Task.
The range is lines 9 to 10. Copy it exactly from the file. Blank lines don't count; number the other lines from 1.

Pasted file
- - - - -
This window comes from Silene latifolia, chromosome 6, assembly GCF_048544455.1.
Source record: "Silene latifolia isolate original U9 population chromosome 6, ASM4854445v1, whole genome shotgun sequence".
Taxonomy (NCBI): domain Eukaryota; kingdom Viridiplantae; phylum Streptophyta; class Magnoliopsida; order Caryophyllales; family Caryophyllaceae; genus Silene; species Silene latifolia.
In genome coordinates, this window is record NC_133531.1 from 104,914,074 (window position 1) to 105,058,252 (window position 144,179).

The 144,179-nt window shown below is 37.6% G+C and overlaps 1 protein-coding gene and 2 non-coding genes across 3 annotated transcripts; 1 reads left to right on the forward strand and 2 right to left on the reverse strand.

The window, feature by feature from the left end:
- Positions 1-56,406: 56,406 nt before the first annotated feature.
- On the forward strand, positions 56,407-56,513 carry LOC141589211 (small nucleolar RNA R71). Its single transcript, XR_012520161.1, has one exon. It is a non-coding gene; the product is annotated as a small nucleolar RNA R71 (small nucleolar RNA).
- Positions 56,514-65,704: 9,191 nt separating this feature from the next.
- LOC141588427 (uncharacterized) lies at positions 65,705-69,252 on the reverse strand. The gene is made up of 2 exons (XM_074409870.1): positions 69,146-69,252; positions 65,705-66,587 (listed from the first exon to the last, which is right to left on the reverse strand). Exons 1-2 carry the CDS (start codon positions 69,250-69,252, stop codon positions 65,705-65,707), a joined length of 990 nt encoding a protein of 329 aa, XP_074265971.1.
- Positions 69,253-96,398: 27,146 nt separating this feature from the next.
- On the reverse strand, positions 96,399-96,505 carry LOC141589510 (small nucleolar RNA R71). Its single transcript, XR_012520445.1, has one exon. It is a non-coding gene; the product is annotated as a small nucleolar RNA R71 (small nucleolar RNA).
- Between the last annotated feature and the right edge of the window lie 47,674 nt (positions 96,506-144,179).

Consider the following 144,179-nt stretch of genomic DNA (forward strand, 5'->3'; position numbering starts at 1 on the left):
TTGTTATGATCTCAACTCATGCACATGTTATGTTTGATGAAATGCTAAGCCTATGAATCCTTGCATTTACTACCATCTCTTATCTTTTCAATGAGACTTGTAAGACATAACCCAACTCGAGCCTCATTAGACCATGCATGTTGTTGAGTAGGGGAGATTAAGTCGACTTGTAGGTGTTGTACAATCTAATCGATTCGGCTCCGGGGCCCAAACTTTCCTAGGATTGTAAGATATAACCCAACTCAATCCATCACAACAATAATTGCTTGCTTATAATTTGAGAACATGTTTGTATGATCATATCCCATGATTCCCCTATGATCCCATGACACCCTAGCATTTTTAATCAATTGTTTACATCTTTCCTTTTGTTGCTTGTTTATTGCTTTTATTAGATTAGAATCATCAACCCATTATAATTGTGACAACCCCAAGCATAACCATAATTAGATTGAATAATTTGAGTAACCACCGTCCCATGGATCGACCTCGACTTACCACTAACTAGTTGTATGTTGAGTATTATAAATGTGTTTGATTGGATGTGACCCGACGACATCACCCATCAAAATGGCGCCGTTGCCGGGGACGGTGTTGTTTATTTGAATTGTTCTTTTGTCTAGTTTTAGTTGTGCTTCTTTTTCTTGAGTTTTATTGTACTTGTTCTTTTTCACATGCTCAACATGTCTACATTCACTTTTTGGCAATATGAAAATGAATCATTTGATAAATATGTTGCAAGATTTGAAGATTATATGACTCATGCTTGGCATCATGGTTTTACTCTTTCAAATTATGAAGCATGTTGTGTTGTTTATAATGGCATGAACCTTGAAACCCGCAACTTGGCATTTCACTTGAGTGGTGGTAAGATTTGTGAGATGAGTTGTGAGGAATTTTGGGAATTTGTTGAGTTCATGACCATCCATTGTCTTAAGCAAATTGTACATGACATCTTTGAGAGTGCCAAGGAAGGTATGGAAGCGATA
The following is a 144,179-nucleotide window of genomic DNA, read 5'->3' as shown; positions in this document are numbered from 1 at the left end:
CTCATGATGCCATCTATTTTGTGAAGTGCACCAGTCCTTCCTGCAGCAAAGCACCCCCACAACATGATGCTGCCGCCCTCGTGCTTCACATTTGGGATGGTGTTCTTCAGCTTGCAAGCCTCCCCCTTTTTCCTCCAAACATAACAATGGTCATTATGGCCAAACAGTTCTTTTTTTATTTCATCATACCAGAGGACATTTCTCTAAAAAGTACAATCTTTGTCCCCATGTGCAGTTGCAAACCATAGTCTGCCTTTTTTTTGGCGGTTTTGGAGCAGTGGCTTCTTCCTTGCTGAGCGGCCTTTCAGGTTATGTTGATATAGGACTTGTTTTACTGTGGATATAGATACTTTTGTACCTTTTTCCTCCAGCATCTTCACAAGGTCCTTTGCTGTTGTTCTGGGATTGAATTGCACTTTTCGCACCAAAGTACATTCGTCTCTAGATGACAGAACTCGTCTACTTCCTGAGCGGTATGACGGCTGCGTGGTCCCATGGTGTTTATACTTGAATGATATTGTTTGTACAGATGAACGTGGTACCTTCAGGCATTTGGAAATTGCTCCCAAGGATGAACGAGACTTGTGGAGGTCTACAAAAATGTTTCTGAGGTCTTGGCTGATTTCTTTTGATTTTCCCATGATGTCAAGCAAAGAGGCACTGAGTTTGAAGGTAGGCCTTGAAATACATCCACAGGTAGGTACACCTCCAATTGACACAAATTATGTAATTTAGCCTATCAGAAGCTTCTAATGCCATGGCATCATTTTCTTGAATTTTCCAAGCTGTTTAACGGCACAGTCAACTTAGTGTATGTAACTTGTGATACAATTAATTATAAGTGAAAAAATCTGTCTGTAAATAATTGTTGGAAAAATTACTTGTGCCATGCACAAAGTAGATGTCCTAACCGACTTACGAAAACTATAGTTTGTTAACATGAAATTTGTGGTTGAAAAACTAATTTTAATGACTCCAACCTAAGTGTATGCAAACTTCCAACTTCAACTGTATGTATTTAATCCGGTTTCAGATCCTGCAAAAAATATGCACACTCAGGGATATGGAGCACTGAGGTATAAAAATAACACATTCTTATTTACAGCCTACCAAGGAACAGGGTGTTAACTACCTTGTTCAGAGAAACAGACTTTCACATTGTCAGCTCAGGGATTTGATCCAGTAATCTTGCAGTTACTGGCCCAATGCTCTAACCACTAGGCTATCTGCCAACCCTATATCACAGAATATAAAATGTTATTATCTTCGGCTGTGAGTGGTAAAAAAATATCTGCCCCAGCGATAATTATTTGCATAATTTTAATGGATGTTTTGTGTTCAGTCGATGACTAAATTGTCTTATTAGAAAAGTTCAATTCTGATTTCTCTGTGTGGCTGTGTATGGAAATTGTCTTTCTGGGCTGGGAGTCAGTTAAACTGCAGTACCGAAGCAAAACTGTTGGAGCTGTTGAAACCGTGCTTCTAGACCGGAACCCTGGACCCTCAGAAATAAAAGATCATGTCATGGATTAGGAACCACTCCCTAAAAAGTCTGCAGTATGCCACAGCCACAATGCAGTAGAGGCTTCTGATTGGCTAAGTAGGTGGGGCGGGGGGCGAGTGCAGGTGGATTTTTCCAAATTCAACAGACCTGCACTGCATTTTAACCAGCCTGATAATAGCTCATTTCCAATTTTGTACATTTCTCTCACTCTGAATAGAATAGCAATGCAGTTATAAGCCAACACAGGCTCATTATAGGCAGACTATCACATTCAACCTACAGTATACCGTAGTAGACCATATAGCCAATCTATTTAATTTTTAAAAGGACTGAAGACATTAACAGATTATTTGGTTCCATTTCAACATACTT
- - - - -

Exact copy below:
- Positions 56,514-65,704: 9,191 nt separating this feature from the next.
- LOC141588427 (uncharacterized) lies at positions 65,705-69,252 on the reverse strand. The gene is made up of 2 exons (XM_074409870.1): positions 69,146-69,252; positions 65,705-66,587 (listed from the first exon to the last, which is right to left on the reverse strand). Exons 1-2 carry the CDS (start codon positions 69,250-69,252, stop codon positions 65,705-65,707), a joined length of 990 nt encoding a protein of 329 aa, XP_074265971.1.